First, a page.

In an age where every type of marriage between two voluntary parties is under intense scrutiny, Texas may have the answer – compulsory weddings.
That’s the strategy of Judge Randall Rogers, who on Friday ordered Josten Bundy to marry his 19-year-old girlfriend Elizabeth Jaynes or “do the time”, according to the New York Daily News.
Bundy, charged with assault for a fistfight with Jaynes’ ex-boyfriend, faced prison time if he did not comply with the district judge. The terms of Bundy’s probation were very unusual: he was required by the court to write out verses from the Bible, attend counseling sessions – and marry Ms. Jaynes within thirty days. Jaynes, who was herself present at Bundy’s trial, was just as surprised to hear the sentence as Bundy.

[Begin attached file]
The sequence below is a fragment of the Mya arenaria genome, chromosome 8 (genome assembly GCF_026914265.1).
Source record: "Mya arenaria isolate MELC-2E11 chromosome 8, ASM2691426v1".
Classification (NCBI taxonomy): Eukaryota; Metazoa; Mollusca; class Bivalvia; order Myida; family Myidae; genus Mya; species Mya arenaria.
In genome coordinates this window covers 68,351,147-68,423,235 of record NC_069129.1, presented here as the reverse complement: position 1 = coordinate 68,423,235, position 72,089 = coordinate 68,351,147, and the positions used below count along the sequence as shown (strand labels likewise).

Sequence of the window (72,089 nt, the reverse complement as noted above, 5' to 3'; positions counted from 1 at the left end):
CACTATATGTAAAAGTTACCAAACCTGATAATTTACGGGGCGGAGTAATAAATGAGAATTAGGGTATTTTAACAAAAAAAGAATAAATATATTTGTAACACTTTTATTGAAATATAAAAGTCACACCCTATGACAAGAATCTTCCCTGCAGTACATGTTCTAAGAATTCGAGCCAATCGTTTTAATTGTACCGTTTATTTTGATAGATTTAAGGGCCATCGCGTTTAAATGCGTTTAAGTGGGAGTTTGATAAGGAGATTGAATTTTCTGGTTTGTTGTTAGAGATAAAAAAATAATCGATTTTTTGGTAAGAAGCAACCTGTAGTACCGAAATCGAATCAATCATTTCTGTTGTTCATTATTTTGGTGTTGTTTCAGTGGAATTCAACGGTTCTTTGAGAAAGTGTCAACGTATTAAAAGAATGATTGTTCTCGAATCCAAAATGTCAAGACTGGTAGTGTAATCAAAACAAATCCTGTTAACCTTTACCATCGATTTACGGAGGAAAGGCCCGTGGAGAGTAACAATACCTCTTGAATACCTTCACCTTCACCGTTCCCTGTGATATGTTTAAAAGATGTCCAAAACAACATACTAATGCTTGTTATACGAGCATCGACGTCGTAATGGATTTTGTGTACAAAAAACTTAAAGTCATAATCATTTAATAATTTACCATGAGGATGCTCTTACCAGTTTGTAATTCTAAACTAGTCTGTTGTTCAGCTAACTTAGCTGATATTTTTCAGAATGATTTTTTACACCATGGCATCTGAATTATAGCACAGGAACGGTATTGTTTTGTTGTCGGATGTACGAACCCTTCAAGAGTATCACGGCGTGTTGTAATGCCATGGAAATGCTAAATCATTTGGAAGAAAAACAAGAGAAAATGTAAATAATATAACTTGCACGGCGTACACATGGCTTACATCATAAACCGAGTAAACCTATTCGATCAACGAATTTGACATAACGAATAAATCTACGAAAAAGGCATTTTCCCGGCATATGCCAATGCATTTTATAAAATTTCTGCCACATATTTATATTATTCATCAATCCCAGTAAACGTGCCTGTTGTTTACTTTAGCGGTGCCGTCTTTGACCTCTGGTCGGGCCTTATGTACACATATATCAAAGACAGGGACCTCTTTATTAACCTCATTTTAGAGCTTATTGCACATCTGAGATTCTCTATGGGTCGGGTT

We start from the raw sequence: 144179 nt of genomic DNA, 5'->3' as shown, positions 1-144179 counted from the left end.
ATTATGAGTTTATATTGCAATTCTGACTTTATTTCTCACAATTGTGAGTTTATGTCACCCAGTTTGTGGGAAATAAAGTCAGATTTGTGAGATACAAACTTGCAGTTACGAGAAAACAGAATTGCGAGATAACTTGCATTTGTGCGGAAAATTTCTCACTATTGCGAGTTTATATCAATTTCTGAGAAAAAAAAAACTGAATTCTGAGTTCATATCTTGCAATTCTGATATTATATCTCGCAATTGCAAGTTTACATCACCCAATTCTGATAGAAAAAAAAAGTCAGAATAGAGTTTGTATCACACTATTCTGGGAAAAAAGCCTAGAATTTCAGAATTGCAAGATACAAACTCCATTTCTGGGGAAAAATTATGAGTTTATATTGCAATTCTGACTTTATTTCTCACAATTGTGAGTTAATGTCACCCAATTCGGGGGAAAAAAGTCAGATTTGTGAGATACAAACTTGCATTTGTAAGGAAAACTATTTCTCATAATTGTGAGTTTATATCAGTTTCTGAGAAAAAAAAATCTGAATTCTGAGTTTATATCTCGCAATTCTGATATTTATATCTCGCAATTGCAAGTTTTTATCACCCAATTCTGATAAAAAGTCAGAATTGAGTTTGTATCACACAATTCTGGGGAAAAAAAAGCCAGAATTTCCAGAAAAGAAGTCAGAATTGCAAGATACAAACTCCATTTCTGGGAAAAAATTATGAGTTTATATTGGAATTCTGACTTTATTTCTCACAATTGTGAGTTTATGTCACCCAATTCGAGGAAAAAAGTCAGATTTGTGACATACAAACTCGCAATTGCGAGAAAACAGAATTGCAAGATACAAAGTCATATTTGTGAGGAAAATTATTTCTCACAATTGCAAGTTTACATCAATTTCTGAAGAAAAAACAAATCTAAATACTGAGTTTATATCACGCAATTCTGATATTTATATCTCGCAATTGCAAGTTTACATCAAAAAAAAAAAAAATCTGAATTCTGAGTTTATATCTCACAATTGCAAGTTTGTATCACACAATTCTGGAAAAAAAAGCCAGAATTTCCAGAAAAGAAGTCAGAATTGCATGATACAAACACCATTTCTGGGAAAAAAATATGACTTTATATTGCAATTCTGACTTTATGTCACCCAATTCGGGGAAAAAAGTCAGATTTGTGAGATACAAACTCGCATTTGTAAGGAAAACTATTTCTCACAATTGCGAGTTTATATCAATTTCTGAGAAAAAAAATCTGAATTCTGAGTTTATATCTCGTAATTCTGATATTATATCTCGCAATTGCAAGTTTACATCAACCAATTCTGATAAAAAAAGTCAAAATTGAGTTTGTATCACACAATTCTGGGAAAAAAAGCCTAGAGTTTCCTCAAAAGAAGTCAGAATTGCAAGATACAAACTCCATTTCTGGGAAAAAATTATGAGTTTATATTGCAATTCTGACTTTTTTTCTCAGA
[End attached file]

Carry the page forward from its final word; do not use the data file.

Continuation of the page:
Bundy, however, faced a slew of negative repercussions for a stint in jail. Fearing he may lose his job with a felony conviction on his permanent record, he agreed to the marriage, and the two were wed eighteen days later.
Numerous legal officials have weighed in since the strange Texas trial, with the unilateral conclusion that compelling two citizens to marry is illegal. If the couple choose to appeal the judge’s decision and have the wedding annulled, circuit courts in Texas will finally have to dispel the long-standing stereotype of the shotgun wedding – is marriage necessarily between two “consenting” parties?